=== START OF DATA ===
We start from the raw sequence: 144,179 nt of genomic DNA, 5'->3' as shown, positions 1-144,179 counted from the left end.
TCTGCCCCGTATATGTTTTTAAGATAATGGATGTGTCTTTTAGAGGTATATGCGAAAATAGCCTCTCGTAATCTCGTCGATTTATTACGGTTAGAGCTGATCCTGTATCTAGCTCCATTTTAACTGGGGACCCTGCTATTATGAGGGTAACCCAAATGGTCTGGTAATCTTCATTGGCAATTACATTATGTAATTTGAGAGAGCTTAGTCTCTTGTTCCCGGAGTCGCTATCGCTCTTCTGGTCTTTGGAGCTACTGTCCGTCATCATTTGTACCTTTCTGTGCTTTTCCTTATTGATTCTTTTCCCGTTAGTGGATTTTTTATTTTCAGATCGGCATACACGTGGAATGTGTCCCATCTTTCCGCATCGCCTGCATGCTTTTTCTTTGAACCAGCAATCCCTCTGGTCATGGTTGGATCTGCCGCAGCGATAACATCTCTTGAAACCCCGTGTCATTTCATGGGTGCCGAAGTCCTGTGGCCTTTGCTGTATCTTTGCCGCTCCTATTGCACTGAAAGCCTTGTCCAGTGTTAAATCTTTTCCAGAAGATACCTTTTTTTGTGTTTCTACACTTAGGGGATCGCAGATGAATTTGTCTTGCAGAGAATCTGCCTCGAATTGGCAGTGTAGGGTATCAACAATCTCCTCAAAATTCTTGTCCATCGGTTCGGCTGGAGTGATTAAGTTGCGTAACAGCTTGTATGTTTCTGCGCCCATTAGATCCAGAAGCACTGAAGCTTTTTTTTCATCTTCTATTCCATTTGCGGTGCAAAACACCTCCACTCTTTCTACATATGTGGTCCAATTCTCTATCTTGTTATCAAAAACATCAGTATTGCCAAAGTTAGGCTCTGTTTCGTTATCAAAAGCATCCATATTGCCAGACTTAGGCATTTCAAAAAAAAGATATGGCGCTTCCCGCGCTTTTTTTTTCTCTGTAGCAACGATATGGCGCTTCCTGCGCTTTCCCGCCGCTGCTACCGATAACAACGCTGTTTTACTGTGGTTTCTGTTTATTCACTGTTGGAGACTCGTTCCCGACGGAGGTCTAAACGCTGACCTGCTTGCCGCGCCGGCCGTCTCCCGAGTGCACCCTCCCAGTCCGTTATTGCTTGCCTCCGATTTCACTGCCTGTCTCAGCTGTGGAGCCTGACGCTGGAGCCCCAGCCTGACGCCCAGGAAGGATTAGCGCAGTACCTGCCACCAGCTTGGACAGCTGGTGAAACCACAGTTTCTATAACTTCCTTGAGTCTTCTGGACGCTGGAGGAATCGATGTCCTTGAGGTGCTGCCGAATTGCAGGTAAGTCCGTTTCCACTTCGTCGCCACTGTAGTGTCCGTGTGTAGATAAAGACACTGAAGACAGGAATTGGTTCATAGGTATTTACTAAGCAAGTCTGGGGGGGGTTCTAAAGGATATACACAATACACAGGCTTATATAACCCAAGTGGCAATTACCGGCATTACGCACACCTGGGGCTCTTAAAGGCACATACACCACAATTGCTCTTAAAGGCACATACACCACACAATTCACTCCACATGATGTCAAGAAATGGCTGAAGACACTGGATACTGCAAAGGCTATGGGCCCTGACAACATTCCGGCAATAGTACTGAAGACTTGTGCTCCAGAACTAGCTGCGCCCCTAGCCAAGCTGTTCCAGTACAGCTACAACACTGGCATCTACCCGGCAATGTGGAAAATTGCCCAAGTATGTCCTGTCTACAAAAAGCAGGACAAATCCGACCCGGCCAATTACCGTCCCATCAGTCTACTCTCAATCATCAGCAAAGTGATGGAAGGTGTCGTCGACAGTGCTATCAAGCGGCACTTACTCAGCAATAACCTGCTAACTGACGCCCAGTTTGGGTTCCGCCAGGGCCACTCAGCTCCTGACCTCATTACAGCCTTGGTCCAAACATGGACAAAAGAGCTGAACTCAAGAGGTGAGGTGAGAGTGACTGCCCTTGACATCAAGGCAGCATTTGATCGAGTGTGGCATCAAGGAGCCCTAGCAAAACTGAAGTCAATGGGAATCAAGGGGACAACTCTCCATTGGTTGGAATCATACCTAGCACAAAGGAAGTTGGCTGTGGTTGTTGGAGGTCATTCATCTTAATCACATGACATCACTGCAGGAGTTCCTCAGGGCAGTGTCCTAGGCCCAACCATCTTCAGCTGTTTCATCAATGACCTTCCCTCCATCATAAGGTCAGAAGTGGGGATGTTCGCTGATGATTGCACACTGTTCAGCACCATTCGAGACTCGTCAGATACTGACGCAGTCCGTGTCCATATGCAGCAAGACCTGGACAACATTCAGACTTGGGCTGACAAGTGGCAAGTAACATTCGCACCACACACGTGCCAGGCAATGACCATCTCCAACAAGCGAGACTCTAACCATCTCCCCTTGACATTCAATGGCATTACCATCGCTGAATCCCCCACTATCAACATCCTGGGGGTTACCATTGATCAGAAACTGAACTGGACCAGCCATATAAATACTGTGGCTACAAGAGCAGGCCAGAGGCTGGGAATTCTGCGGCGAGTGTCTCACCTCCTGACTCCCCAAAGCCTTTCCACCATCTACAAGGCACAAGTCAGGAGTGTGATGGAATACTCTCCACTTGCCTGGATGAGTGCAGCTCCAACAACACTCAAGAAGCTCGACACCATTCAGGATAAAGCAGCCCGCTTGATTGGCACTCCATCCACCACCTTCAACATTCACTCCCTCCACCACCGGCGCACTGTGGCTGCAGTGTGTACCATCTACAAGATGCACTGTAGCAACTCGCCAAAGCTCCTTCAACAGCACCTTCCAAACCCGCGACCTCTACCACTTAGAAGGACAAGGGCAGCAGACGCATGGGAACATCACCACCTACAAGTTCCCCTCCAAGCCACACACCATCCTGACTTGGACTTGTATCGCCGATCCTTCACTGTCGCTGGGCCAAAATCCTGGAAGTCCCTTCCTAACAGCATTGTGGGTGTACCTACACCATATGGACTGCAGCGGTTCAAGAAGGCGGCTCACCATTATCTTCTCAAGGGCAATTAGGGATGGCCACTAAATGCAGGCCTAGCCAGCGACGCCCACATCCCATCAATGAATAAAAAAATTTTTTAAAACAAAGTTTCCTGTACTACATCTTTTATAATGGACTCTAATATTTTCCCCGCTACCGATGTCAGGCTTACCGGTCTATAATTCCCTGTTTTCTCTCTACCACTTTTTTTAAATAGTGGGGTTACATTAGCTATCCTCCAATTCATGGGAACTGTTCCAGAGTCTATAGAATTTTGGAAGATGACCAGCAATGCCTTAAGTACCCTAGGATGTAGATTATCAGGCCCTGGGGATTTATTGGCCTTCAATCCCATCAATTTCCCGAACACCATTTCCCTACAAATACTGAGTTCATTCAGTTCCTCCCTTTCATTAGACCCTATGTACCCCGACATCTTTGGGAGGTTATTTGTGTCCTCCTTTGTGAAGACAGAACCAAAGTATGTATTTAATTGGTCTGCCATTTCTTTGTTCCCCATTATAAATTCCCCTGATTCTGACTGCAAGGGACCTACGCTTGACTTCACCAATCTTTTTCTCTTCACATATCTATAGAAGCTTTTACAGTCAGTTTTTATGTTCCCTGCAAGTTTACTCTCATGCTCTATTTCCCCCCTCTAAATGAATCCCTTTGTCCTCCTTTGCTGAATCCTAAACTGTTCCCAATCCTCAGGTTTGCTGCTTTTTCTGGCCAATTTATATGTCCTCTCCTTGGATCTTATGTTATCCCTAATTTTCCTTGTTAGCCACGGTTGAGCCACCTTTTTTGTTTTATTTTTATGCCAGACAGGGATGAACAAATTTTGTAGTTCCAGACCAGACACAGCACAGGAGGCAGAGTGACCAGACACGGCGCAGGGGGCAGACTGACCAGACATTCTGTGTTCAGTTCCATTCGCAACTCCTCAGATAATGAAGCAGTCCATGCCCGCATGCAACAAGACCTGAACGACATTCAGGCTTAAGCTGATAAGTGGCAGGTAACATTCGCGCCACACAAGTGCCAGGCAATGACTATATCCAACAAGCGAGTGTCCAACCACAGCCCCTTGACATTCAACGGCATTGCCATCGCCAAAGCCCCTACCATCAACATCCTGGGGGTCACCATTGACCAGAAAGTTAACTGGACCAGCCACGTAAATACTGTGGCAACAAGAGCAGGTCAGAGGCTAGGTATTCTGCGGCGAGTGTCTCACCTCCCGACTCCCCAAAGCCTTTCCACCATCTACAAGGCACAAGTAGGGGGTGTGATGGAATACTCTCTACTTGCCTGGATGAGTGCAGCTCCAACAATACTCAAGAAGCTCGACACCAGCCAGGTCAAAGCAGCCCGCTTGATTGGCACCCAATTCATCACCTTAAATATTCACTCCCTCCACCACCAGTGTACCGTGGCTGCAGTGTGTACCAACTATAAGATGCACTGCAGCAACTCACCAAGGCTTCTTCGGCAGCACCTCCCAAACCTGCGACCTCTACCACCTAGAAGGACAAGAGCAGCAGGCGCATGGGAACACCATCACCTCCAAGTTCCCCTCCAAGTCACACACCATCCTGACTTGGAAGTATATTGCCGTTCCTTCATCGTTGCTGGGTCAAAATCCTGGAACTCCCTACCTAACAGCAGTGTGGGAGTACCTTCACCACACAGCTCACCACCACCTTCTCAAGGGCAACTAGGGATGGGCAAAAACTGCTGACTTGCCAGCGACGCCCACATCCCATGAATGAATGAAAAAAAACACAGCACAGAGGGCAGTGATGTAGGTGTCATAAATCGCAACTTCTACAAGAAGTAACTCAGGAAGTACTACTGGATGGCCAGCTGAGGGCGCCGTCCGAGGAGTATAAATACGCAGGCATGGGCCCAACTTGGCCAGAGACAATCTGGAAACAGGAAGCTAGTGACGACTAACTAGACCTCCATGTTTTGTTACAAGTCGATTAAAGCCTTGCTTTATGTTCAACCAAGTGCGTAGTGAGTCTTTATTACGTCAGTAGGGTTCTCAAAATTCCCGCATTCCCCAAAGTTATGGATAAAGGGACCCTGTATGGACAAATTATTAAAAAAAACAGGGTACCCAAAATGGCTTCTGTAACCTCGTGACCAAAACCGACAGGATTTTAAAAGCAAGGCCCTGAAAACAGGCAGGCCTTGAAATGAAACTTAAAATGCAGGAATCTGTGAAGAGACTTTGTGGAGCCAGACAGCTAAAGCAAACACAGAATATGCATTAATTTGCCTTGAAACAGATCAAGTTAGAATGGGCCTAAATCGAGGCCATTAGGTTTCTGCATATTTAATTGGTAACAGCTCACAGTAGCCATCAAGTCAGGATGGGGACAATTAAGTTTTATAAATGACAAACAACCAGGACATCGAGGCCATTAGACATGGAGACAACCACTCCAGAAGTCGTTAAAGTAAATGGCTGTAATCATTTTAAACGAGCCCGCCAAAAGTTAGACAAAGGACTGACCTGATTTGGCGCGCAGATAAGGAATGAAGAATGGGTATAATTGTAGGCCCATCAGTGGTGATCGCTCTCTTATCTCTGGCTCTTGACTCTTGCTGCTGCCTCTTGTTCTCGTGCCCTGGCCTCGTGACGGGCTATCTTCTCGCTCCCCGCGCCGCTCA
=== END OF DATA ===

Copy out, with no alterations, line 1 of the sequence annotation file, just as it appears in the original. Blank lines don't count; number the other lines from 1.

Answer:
We start from the raw sequence: 144,179 nt of genomic DNA, 5'->3' as shown, positions 1-144,179 counted from the left end.